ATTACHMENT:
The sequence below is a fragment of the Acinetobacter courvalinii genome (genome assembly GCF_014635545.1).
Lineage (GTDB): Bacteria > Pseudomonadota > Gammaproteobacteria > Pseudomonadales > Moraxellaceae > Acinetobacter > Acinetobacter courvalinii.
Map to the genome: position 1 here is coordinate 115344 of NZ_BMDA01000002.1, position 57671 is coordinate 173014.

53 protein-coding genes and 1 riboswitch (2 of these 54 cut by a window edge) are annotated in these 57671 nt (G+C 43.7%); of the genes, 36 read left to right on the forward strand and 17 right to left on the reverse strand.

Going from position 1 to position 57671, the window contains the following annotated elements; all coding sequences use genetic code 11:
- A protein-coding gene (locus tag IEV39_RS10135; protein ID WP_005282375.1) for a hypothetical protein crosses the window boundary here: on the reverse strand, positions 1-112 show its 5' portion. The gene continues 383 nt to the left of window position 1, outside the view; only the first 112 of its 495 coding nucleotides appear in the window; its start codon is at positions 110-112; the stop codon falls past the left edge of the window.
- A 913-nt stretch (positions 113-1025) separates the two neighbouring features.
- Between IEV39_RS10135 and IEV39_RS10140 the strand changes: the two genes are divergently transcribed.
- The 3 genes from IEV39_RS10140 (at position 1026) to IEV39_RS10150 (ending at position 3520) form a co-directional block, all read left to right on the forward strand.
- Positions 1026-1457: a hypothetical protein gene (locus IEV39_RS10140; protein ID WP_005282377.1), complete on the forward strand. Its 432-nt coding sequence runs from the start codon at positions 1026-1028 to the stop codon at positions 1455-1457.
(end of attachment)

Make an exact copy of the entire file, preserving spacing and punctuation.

The sequence below is a fragment of the Acinetobacter courvalinii genome (genome assembly GCF_014635545.1).
Lineage (GTDB): Bacteria > Pseudomonadota > Gammaproteobacteria > Pseudomonadales > Moraxellaceae > Acinetobacter > Acinetobacter courvalinii.
Map to the genome: position 1 here is coordinate 115344 of NZ_BMDA01000002.1, position 57671 is coordinate 173014.

53 protein-coding genes and 1 riboswitch (2 of these 54 cut by a window edge) are annotated in these 57671 nt (G+C 43.7%); of the genes, 36 read left to right on the forward strand and 17 right to left on the reverse strand.

Going from position 1 to position 57671, the window contains the following annotated elements; all coding sequences use genetic code 11:
- A protein-coding gene (locus tag IEV39_RS10135; protein ID WP_005282375.1) for a hypothetical protein crosses the window boundary here: on the reverse strand, positions 1-112 show its 5' portion. The gene continues 383 nt to the left of window position 1, outside the view; only the first 112 of its 495 coding nucleotides appear in the window; its start codon is at positions 110-112; the stop codon falls past the left edge of the window.
- A 913-nt stretch (positions 113-1025) separates the two neighbouring features.
- Between IEV39_RS10135 and IEV39_RS10140 the strand changes: the two genes are divergently transcribed.
- The 3 genes from IEV39_RS10140 (at position 1026) to IEV39_RS10150 (ending at position 3520) form a co-directional block, all read left to right on the forward strand.
- Positions 1026-1457: a hypothetical protein gene (locus IEV39_RS10140; protein ID WP_005282377.1), complete on the forward strand. Its 432-nt coding sequence runs from the start codon at positions 1026-1028 to the stop codon at positions 1455-1457.